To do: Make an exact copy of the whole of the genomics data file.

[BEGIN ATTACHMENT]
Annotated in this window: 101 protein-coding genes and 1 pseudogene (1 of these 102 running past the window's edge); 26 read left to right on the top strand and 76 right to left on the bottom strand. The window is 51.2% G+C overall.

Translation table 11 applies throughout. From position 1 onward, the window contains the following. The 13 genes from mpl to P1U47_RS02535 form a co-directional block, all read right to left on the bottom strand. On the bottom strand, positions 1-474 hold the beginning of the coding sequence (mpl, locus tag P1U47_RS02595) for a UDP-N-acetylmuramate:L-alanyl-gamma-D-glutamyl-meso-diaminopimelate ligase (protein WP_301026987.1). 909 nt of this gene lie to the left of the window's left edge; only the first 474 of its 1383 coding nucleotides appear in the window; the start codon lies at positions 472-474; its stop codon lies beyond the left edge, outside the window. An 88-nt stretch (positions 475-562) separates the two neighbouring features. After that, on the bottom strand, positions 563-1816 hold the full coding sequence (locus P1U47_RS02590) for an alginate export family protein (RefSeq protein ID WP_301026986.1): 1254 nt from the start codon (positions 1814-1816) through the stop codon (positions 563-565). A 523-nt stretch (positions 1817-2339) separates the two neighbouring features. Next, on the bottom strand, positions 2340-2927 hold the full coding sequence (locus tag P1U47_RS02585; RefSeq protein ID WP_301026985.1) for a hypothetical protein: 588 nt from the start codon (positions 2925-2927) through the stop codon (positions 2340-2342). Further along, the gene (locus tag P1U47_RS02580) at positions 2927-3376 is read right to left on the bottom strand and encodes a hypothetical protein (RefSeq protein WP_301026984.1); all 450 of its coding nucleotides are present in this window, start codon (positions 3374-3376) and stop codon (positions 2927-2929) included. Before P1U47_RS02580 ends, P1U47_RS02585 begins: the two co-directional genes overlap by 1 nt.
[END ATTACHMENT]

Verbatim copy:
Annotated in this window: 101 protein-coding genes and 1 pseudogene (1 of these 102 running past the window's edge); 26 read left to right on the top strand and 76 right to left on the bottom strand. The window is 51.2% G+C overall.

Translation table 11 applies throughout. From position 1 onward, the window contains the following. The 13 genes from mpl to P1U47_RS02535 form a co-directional block, all read right to left on the bottom strand. On the bottom strand, positions 1-474 hold the beginning of the coding sequence (mpl, locus tag P1U47_RS02595) for a UDP-N-acetylmuramate:L-alanyl-gamma-D-glutamyl-meso-diaminopimelate ligase (protein WP_301026987.1). 909 nt of this gene lie to the left of the window's left edge; only the first 474 of its 1383 coding nucleotides appear in the window; the start codon lies at positions 472-474; its stop codon lies beyond the left edge, outside the window. An 88-nt stretch (positions 475-562) separates the two neighbouring features. After that, on the bottom strand, positions 563-1816 hold the full coding sequence (locus P1U47_RS02590) for an alginate export family protein (RefSeq protein ID WP_301026986.1): 1254 nt from the start codon (positions 1814-1816) through the stop codon (positions 563-565). A 523-nt stretch (positions 1817-2339) separates the two neighbouring features. Next, on the bottom strand, positions 2340-2927 hold the full coding sequence (locus tag P1U47_RS02585; RefSeq protein ID WP_301026985.1) for a hypothetical protein: 588 nt from the start codon (positions 2925-2927) through the stop codon (positions 2340-2342). Further along, the gene (locus tag P1U47_RS02580) at positions 2927-3376 is read right to left on the bottom strand and encodes a hypothetical protein (RefSeq protein WP_301026984.1); all 450 of its coding nucleotides are present in this window, start codon (positions 3374-3376) and stop codon (positions 2927-2929) included. Before P1U47_RS02580 ends, P1U47_RS02585 begins: the two co-directional genes overlap by 1 nt.